Outside the center, Mrs. Carter is president of the board of directors for the Rosalynn Carter Institute for Caregiving (RCI), which was established in her honor on the campus of her alma mater, Georgia Southwestern State University, in Americus, Georgia. Through research, education, and training, the RCI promotes the mental health and well-being of individuals, families, and professional caregivers; delineates effective caregiving practices; builds public awareness of caregiving needs; and advances public and social policies that enhance caring communities.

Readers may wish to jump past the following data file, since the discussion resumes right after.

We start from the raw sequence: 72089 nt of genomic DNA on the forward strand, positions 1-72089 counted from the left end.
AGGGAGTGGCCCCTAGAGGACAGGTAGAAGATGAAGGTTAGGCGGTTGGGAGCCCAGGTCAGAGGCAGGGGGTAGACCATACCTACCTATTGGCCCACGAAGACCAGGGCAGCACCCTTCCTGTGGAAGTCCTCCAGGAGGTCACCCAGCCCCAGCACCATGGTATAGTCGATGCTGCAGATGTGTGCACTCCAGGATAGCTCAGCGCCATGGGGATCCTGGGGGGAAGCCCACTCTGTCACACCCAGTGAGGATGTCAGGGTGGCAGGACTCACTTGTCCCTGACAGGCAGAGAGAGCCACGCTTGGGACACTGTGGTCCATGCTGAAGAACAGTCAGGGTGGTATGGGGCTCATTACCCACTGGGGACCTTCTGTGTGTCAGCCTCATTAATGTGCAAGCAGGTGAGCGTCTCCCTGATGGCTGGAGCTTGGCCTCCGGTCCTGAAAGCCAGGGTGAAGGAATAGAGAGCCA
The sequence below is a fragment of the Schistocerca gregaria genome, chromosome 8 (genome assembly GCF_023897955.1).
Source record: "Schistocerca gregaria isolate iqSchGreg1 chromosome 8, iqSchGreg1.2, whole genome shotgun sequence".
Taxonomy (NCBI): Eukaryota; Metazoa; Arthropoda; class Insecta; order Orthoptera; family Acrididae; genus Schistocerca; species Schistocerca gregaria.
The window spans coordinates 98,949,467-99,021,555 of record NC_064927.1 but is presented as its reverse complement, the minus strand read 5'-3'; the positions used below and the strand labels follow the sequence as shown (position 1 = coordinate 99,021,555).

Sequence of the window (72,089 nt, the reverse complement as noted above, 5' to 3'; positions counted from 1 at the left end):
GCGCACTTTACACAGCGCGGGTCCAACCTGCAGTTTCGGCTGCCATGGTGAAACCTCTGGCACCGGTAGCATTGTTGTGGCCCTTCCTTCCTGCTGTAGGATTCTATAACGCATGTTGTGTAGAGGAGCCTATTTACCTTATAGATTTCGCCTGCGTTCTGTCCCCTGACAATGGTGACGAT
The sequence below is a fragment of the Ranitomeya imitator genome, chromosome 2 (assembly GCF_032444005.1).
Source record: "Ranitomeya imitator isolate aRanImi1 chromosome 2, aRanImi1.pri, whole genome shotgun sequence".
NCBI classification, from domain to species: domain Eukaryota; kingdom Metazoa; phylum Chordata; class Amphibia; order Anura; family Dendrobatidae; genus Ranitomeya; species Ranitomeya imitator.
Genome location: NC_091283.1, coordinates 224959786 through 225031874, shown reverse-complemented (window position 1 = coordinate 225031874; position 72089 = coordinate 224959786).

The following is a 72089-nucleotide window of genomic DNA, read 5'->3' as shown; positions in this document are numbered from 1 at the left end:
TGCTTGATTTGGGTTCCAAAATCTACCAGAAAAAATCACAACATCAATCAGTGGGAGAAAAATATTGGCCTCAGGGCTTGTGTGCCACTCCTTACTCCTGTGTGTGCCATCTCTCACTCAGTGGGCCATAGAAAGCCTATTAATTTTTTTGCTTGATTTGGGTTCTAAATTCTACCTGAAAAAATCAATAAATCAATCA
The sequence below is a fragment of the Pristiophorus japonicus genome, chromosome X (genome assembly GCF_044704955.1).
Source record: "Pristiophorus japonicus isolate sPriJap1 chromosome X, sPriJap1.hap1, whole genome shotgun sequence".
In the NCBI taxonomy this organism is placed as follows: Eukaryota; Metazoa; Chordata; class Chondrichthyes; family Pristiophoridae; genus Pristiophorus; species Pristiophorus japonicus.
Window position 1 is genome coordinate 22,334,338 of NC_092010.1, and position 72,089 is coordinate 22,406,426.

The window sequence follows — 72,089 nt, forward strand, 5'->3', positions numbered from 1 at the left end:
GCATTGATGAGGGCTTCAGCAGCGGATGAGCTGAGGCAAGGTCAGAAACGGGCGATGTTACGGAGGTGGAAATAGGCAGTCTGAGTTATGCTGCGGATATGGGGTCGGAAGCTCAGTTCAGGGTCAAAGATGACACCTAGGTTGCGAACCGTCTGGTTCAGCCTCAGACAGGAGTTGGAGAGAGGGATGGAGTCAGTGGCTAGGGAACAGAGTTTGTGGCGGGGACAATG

A mother of four, with 12 grandchildren and 10 great-grandchildren, she has maintained a life long dedication to issues affecting women and children. In 1991, she launched with Mrs. Betty Bumpers, wife of former U.S. Senator Dale Bumpers of Arkansas, Every Child By Two, a nationwide campaign to protect children from vaccine-preventable diseases by raising awareness of the critical need for timely infant immunizations. She also works with Habitat for Humanity, participating in the annual weeklong Jimmy and Rosalynn Carter Work Project that in 1984 began building homes for the needy, and Project Interconnections, a public/private nonprofit partnership to provide housing for homeless people who are mentally ill. She served as distinguished centennial lecturer at Agnes Scott College in Decatur, Georgia, from 1988-1992 and is currently a distinguished fellow at the Emory University Department of Women’s Studies in Atlanta.